School board races (and school reform, in general) sure are expensive
The final tally of money raised in last November's contentious Denver Public Schools school board election is in. And according to Education News Colorado reporter Nancy Mitchell, that tally is "jaw-dropping."
The three non-incumbent candidates who won seats on the seven-member board raised a total of $312,191. The bulk of that was collected by at-large candidate Mary Seawell, who pulled in $240,605. Of that, $144,350 came from a single donor -- local investor Thomas Gamel, who gave a total of $237,558 to three candidates. According to Mitchell, that's a record.
Throughout the race, Seawell billed herself as a reformer who supported charter schools. She won a board seat alongside two union-backed candidates -- Andrea Merida and Nate Easley, Jr. -- who were seen as more skeptical of charters. (Read more about the new board members' opinions on charter schools in the sidebar to this week's feature on the closing of P.S. 1 Charter School, "Three New DPS Boardmembers Talk Charters.")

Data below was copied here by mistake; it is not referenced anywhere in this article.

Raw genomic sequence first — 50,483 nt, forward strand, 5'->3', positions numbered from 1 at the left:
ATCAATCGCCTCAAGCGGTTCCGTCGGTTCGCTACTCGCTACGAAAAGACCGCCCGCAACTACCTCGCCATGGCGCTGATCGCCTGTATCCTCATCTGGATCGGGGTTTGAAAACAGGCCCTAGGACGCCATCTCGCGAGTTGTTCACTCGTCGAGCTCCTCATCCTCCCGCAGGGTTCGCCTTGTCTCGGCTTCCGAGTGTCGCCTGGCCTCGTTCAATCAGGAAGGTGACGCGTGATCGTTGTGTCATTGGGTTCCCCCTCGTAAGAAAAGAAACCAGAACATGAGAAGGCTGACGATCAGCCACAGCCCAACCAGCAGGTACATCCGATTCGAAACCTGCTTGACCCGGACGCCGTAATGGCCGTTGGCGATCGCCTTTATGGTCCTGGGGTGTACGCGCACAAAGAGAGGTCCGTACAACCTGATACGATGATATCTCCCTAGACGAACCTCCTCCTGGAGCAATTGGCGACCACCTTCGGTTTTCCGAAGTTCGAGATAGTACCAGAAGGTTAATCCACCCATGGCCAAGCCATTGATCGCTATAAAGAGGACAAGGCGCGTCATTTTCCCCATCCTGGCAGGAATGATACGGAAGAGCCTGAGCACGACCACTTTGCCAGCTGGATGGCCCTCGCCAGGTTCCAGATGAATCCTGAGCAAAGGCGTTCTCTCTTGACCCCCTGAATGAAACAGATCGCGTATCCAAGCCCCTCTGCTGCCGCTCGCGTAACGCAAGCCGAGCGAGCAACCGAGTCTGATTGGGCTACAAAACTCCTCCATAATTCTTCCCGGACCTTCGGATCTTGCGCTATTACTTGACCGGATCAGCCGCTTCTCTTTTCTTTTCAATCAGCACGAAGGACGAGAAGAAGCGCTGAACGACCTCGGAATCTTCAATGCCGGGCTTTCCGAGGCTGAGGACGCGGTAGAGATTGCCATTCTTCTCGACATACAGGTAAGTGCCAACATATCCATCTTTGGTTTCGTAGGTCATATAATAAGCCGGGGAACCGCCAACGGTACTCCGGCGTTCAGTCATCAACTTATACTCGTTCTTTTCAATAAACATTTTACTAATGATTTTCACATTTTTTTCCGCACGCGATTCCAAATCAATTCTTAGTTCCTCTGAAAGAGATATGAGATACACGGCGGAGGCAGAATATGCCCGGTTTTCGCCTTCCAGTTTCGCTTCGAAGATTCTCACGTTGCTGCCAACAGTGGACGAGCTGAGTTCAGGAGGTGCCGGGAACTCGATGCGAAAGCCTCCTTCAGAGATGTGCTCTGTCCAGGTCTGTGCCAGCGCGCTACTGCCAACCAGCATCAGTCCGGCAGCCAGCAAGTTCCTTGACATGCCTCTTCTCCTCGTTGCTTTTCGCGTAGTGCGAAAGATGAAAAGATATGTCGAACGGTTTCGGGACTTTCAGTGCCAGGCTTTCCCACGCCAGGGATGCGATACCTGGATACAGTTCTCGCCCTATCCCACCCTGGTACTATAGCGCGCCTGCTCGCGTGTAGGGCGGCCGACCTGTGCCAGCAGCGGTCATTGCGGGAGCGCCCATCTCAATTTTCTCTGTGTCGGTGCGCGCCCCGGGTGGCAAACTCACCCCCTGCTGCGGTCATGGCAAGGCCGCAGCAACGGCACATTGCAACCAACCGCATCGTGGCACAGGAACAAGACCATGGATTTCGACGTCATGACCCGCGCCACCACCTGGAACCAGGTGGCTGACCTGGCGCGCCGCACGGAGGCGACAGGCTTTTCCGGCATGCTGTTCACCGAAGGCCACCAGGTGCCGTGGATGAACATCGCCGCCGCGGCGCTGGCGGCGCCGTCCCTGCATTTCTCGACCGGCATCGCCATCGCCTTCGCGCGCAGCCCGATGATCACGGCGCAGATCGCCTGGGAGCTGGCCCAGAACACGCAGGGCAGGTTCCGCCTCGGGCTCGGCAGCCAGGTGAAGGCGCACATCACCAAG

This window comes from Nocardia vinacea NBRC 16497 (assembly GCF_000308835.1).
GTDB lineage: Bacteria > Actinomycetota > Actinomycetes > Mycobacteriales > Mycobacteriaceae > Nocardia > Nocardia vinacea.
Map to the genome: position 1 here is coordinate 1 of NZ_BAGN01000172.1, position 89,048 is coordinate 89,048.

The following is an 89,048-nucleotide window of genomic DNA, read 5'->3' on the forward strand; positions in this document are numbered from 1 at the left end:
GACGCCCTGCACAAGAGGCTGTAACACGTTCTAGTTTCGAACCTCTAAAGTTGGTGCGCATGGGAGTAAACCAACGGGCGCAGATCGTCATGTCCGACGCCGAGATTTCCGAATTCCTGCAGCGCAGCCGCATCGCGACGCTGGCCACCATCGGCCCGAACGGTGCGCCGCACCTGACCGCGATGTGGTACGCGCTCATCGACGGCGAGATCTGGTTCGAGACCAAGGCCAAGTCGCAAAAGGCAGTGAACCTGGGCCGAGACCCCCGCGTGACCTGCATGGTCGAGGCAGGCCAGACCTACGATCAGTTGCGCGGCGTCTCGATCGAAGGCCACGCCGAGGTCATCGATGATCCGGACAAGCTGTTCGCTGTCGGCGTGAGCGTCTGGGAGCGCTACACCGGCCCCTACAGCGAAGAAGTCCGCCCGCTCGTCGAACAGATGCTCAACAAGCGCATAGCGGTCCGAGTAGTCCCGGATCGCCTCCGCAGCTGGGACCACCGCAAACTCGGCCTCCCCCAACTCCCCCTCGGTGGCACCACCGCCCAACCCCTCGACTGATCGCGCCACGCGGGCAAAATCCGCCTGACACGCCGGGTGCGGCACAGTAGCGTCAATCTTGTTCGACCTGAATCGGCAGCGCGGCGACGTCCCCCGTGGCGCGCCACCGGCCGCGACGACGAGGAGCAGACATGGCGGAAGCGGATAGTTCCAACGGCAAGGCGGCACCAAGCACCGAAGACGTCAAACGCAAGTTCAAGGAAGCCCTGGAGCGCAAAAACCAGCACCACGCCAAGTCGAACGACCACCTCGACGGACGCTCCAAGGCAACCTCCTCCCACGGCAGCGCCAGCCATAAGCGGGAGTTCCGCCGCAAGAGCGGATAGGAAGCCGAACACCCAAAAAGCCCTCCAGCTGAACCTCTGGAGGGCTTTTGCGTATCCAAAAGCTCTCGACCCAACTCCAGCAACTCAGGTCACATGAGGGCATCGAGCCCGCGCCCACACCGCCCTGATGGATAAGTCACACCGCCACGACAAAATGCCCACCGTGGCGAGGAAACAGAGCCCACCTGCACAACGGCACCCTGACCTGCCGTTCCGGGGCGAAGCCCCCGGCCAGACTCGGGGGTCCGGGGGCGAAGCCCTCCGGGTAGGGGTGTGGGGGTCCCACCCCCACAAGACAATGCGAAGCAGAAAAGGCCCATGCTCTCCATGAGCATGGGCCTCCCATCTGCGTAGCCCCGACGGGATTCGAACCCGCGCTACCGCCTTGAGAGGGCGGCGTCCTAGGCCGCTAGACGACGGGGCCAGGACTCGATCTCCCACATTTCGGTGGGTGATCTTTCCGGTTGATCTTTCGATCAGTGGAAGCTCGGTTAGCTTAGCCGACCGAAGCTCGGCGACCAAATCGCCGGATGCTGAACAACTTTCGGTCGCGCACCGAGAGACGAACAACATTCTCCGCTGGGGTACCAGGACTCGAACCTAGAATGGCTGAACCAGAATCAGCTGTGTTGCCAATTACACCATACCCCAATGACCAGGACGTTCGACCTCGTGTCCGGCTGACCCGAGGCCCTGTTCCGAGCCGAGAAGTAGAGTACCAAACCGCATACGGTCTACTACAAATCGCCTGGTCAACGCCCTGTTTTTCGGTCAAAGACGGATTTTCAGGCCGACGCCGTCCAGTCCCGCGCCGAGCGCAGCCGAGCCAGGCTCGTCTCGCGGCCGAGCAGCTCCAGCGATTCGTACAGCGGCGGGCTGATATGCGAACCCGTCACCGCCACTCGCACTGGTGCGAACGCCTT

Why do their opinions matter? Because "reform" (which in some cases includes charter schools) is a hot topic in education these days. And the more of it there is, the better Colorado's chances at winning $377 million in federal Race to the Top grant money -- funds made available to states for school reform by the Obama administration. Colorado sent its grant application to Washington today.
"Colorado has been racing to the top for years," Gov. Bill Ritter said at a news conference to announce the delivery of the application. "This proposal will accelerate our reforms of the last three years and give Colorado a blueprint for future reforms regardless of whether we secure a Race to the Top grant."
But the cash couldn't hurt. School reform, like school board races, is pricey.
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